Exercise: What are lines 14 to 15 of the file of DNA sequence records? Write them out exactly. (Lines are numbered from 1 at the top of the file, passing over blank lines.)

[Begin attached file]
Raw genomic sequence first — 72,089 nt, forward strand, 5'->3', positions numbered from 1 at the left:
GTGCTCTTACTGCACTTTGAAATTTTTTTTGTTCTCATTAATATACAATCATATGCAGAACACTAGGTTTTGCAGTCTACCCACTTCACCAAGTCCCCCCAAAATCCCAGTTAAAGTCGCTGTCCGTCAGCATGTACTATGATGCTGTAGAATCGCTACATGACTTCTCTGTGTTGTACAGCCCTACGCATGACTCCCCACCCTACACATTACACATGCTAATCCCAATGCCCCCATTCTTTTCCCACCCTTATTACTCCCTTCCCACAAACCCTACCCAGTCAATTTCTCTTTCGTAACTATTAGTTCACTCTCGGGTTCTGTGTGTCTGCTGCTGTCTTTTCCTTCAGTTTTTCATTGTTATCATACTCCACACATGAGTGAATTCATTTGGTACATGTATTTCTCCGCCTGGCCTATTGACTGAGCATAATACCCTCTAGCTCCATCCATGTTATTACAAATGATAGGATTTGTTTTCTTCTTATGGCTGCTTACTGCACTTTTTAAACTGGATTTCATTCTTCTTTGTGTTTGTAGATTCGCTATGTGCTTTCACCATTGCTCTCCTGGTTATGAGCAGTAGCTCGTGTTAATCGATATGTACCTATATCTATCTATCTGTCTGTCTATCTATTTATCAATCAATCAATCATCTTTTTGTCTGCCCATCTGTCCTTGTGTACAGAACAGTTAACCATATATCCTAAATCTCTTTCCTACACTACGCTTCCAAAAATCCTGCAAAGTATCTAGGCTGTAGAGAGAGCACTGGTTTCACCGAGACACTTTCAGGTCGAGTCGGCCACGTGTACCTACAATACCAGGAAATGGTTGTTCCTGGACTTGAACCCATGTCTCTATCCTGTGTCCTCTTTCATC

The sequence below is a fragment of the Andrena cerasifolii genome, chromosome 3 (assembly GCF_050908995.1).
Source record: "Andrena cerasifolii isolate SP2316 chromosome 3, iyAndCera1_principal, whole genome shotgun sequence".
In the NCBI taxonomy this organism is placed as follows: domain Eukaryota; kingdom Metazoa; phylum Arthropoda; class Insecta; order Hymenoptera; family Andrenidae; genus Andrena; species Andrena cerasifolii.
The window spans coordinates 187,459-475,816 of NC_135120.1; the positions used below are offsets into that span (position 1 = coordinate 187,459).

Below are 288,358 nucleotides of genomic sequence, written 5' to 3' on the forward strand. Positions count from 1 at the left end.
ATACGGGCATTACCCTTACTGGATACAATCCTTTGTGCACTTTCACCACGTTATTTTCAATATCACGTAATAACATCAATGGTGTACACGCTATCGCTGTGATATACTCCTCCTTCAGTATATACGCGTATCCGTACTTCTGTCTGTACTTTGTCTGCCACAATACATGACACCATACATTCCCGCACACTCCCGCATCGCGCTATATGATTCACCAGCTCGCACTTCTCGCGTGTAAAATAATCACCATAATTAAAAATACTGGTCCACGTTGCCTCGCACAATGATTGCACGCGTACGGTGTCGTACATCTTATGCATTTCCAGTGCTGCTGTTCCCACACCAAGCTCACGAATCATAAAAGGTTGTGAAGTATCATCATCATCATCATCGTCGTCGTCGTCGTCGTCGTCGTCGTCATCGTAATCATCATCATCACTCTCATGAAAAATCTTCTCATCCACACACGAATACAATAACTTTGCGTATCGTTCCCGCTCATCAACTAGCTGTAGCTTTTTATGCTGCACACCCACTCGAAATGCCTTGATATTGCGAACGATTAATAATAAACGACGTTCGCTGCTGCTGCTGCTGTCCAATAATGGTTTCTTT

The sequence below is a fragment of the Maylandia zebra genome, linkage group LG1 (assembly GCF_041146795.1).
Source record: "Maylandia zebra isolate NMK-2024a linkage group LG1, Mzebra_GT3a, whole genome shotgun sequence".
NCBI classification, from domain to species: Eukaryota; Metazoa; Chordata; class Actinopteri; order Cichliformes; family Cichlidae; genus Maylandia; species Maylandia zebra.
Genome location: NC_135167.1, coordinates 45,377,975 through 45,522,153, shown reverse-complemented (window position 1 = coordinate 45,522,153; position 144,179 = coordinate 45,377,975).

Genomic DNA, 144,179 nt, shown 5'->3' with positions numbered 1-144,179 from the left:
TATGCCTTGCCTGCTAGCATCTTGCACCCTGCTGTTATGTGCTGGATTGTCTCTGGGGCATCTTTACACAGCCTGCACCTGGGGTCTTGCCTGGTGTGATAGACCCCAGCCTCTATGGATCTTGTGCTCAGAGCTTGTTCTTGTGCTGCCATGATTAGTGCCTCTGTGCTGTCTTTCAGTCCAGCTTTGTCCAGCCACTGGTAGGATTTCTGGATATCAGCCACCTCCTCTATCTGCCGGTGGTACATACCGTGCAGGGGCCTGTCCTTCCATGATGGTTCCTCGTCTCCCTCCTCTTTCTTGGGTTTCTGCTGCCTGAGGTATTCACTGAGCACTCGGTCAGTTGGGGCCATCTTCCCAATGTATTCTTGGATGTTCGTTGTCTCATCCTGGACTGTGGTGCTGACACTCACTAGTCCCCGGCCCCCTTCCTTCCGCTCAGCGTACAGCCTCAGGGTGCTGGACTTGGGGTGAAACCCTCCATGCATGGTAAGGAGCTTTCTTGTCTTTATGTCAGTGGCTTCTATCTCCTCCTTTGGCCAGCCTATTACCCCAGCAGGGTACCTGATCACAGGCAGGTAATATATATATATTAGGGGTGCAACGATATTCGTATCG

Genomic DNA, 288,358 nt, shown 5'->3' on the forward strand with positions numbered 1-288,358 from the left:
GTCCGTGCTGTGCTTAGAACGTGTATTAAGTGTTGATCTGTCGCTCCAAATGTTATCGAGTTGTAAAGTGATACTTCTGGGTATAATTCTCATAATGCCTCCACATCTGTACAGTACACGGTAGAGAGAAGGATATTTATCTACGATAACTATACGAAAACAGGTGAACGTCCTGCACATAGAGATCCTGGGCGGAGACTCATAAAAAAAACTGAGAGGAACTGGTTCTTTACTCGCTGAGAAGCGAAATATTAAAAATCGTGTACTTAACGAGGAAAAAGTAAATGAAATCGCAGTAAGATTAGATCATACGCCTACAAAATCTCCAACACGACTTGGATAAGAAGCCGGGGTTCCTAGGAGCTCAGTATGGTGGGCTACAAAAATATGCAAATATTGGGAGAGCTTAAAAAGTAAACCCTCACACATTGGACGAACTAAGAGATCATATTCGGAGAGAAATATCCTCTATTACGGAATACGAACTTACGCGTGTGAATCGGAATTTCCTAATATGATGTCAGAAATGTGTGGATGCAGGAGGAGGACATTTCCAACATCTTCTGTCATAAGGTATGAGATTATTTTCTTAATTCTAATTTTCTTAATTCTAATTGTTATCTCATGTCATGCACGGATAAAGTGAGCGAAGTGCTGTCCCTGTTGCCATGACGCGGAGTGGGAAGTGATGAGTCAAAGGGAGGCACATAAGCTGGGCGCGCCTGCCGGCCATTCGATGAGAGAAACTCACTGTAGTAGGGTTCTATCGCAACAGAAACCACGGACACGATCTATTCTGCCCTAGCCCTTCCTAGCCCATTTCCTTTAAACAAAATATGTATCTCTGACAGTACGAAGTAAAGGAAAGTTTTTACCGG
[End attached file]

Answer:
TATGCCTTGCCTGCTAGCATCTTGCACCCTGCTGTTATGTGCTGGATTGTCTCTGGGGCATCTTTACACAGCCTGCACCTGGGGTCTTGCCTGGTGTGATAGACCCCAGCCTCTATGGATCTTGTGCTCAGAGCTTGTTCTTGTGCTGCCATGATTAGTGCCTCTGTGCTGTCTTTCAGTCCAGCTTTGTCCAGCCACTGGTAGGATTTCTGGATATCAGCCACCTCCTCTATCTGCCGGTGGTACATACCGTGCAGGGGCCTGTCCTTCCATGATGGTTCCTCGTCTCCCTCCTCTTTCTTGGGTTTCTGCTGCCTGAGGTATTCACTGAGCACTCGGTCAGTTGGGGCCATCTTCCCAATGTATTCTTGGATGTTCGTTGTCTCATCCTGGACTGTGGTGCTGACACTCACTAGTCCCCGGCCCCCTTCCTTCCGCTCAGCGTACAGCCTCAGGGTGCTGGACTTGGGGTGAAACCCTCCATGCATGGTAAGGAGCTTTCTTGTCTTTATGTCAGTGGCTTCTATCTCCTCCTTTGGCCAGCCTATTACCCCAGCAGGGTACCTGATCACAGGCAGGTAATATATATATATTAGGGGTGCAACGATATTCGTATCG

Genomic DNA, 288,358 nt, shown 5'->3' on the forward strand with positions numbered 1-288,358 from the left: